ARL Prepares for 2022 AGU Meeting

December 2, 2022

A number of presentations and  invited talks at AGU cover a range of research from NOAA’s Air Resources Lab on the boundary layer. The AGU fall meeting is an influential conference dedicated to the advancement of Earth and space sciences. This year AGU is held in Chicago, IL, as well as virtually.

The SPLASH campaign is one of a number of NOAA investigations on precipitation over a variety of landforms.

Hydrology, and efforts to improve our predictions of water resources is the subject of an invited talk by Tilden Meyers. Observations from several ongoing field campaigns will be highlighted to demonstrate the coupling and interactions between the ground surface and overlying atmosphere as they affect water sources. The increasing frequency of wildland fires has provided an opportunity for NOAA to establish four boundary layer supersites in the Western U.S. to expand our measurement capabilities that will enable better predictive modeling.
Tilden P. Meyers, NOAA OAR Air Resources Laboratory: H43A-01 – Advancing our hydrologic predictive capabilities from comprehensive field campaigns and advanced research networks (Invited)

The forest canopy’s effect upon boundary layer is difficult to model; Zach Moon presents an invited talk on  Canopy Radiative Transfer and Implications for In-Canopy Photolysis.  This analysis uses an idealized multilayer canopy model to reduce errors in the photolysis rate. The inclusion of forest canopy effects in NOAA’s future online UFS-based coupled air composition model using the Community Multiscale Air Quality Model (Online-CMAQ) will also be presented. Zachary Moon, NOAA OAR Air Resources Laboratory:  A42D-05 – Canopy Radiative Transfer Spectral Resolution and Implications for In-Canopy Photolysis (Invited)

LaToya Myles, as chair of AGU’s Honors and Recognition Committee, leads a Town Hall on AGU’s Honors and Awards Committee audit conducted in 2022 to improve representation among the nominees and the selection committees for awards.  The town hall is open to all attendees. TH15D: Refining the AGU Honors Program of the Future

Other posters and presentations by ARL researchers include research on urban meteorology, air quality and the impacts of wild fires.

A34D-07 – Improving the atmospheric dispersion forecasts over Washington, D.C. using DCNet observations: A study with HYSPLIT model

Nebila Lichiheb uses DCNet data to enhance the urban meteorology predictions of the WRF model. Meteorological simulations using the WRF model were conducted with various initialization and nudging configurations to generate meteorological data to drive HYSPLIT simulations. The comparison of HYSPLIT simulations with and without the enhancement of the WRF model using DCNet data show significant differences. These findings demonstrate that local observations provide unrivalled opportunities to improve the predictions of hazardous material dispersion in a complex environment such as an urban area and to determine impacts from the airborne release of chemicals.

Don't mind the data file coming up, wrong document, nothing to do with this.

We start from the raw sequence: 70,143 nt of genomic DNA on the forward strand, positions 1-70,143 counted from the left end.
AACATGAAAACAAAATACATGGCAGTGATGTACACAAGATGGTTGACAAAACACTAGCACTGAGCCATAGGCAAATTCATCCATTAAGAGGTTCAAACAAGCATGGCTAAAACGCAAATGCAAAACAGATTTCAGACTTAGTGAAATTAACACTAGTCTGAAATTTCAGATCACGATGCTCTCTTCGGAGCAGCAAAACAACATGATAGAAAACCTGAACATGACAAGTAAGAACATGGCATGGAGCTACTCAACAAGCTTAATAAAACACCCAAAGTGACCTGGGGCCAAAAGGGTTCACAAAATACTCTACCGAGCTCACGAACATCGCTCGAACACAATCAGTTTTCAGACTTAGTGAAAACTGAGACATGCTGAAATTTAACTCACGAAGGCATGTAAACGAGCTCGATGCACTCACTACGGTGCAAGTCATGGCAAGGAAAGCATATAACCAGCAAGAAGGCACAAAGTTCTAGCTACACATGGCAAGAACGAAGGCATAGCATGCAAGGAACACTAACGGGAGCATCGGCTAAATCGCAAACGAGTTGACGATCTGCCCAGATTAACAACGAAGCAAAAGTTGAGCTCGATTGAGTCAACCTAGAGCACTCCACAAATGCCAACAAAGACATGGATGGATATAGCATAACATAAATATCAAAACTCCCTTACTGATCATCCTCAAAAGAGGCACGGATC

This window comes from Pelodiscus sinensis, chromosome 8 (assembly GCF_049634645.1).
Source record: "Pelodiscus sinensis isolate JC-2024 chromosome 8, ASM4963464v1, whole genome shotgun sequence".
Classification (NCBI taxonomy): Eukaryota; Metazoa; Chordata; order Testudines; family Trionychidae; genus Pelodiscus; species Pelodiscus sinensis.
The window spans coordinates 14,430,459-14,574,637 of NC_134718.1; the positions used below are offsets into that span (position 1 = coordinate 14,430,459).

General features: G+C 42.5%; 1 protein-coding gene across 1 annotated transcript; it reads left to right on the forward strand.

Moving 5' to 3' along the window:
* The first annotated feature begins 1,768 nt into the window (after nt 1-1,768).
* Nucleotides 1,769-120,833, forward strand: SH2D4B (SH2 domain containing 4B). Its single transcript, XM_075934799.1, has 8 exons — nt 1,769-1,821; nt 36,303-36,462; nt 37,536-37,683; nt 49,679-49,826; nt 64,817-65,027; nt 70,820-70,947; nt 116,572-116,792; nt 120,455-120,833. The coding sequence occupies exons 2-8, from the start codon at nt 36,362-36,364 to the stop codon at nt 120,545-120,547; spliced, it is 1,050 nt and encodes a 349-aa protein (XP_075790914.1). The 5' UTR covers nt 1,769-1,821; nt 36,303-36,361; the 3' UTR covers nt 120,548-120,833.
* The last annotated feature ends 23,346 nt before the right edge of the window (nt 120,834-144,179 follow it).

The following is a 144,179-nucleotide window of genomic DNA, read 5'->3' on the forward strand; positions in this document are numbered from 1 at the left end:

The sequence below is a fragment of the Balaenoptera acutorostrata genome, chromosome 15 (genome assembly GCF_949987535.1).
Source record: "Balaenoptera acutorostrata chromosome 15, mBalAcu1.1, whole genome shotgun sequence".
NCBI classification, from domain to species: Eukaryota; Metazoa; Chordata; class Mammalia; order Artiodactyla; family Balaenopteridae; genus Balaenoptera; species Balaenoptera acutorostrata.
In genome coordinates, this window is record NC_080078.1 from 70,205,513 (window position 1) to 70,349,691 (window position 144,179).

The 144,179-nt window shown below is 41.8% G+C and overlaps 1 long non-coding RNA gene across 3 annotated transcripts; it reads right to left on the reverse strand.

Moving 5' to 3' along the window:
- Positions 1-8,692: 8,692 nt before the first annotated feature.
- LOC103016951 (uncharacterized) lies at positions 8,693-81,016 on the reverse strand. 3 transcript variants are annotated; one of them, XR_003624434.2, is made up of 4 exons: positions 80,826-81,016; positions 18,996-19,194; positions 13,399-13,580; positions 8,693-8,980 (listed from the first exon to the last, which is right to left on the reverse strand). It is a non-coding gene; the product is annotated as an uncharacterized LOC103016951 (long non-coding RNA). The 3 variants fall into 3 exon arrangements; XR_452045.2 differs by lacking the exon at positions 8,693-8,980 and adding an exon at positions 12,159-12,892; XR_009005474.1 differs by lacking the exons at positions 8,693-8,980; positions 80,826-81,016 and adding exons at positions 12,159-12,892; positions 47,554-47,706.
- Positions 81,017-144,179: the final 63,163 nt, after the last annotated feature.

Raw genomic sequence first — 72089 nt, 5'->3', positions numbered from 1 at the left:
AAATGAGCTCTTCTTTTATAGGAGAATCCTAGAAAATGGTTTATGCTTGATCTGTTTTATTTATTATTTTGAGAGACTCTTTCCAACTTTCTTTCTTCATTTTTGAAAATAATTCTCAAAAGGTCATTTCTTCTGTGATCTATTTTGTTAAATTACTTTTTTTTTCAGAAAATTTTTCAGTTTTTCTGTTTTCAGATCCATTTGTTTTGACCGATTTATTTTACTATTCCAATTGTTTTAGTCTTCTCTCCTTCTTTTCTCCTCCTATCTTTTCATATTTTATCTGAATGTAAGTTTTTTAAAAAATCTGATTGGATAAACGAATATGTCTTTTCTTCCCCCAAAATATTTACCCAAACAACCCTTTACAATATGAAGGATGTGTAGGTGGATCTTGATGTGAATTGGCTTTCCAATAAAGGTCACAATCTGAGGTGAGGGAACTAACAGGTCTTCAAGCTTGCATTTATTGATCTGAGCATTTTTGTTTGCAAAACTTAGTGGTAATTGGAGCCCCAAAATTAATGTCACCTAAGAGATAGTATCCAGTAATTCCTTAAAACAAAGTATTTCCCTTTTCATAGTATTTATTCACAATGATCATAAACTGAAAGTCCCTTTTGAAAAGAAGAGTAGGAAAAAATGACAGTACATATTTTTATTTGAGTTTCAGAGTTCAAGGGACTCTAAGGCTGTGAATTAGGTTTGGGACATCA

A45R-2112 – Mapping Methane Sources in the Baltimore-Washington, DC Area Using an Instrumented Mobile Platform

Xinrong Ren and his team used an instrumented NOAA Air Resources Car (NOAA’s ARC) mobile platform in a field study to measure street-level methane concentration in the Baltimore-Washington, DC area. Major point sources of methane such as natural gas compressor stations, landfills, and wastewater treatment plants in the area were surveyed. These mobile measurements will be further used to derive emission rates that will be compared to aircraft mass balance and inverse estimates as well as bottom-up emission inventories. This study demonstrates that a mobile platform with a suitable suite of measurements is a useful tool to study methane emissions in urban areas.

B44C-05 – Quantifying the bias in the use of clear-sky compared with all-sky observations of monthly and annual daytime Land Surface Temperature over two USCRN sites
Praveena Krishnan assesses the bias in determining Land Surface Temperature over a variety of conditions via space-borne thermal infrared sensors.

A54G-02Real-time North American Ensemble Forecast of Hazardous Air Quality Events

Yunyao Li uses a novel methodology to create an ensemble forecast for hazardous air quality events and proposes a way to forecast wildfire air quality exceedances.

A22C-1681-VOC speciation in the wildfire plume

Presented by Gill-Ran Jeong, this research investigates how VOC speciation affects ozone photochemistry during wildfire events. Finalized VOC speciation ratios are applied to the National Air Quality Forecasting Capability model and evaluated in the ozone photochemistry during the We-CAN and FIREX-AQ field campaigns.

A45I-1964 – Influence of the COVID-19 Pandemic on Black Carbon and Carbon Monoxide Emissions in the New York City Metropolitan Area

Research by ARL intern Liam Sheji investigates the COVID-19 pandemic include on emissions in the New York City area by comparing observed data to two “bottom-up” emission inventories from pre-COVID National Emissions Inventory (NEI) and the Emissions Database for Global Atmospheric Research (EDGAR) models.